Saposnik G, Sánchez-Benavidez G, García-Arcelay E, Franco-Macías E, Bensi C, Carmelingo S, Allegri RF, Pérez-Martínez DA, Maurino J
Introduction: The current therapeutic landscape of Alzheimer's disease (AD) is evolving rapidly. Our treatment options include new anti-amyloid-β protein disease-modifying therapies (DMTs) that decrease cognitive decline in patients with early AD (prodromal and mild AD dementia). Despite these advances, we have limited information on how neurologists would apply the results of recent DMT trials to make treatment decisions. Our goal is to identify factors associated with the use of new AD DMTs among neurologists applying concepts from behavioral economics.
Methods: This non-interventional, cross-sectional, web-based study will assess 400 neurologists with expertise in AD from across Spain. Participants will start by completing demographic information, practice settings, and a behavioral battery to address their tolerance to uncertainty and risk preferences. Participants will then be presented with 10 simulated case scenarios or vignettes of common encounters in patients with early AD to evaluate treatment initiation with anti-amyloid-β DMTs (e.g., aducanumab, lecanemab, etc.). The primary outcomes will be therapeutic inertia and suboptimal decisions. Discrete choice experiments will be used to determine the weight of factors influencing treatment choices.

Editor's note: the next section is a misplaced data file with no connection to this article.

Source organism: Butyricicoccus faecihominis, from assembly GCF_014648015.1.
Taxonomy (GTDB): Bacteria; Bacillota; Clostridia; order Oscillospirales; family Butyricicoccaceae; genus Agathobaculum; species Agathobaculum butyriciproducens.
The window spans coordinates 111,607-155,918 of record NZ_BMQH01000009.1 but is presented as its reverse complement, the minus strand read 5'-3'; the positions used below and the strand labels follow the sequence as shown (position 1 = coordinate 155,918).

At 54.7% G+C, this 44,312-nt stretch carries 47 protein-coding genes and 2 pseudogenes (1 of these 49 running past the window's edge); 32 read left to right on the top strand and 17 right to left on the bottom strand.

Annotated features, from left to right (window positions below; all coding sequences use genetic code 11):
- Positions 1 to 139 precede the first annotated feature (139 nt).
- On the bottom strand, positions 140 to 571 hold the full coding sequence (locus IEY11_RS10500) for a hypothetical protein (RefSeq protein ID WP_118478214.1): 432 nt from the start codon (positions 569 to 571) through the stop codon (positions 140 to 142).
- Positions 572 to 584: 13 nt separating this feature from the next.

Results: The results of this study will provide new insights into a better understanding of the most relevant factors associated with therapeutic decisions on the use of DMTs, assessing how neurologists handle uncertainty when making treatment choices, and identifying the prevalence of therapeutic inertia in the management of early AD.
Saposnik G, Sánchez-Benavidez G, García-Arcelay E, Franco-Macías E, Bensi C, Carmelingo S, Allegri RF, Pérez-Martínez DA, Maurino J. Design of a Non-Interventional Study to Assess Neurologists' Perspectives and Pharmacological Treatment Decisions in Early Alzheimer's Disease. Neurol Ther. 2023 Mar 23. doi: 10.1007/s40120-023-00466-9. Epub ahead of print. PMID: 36952172.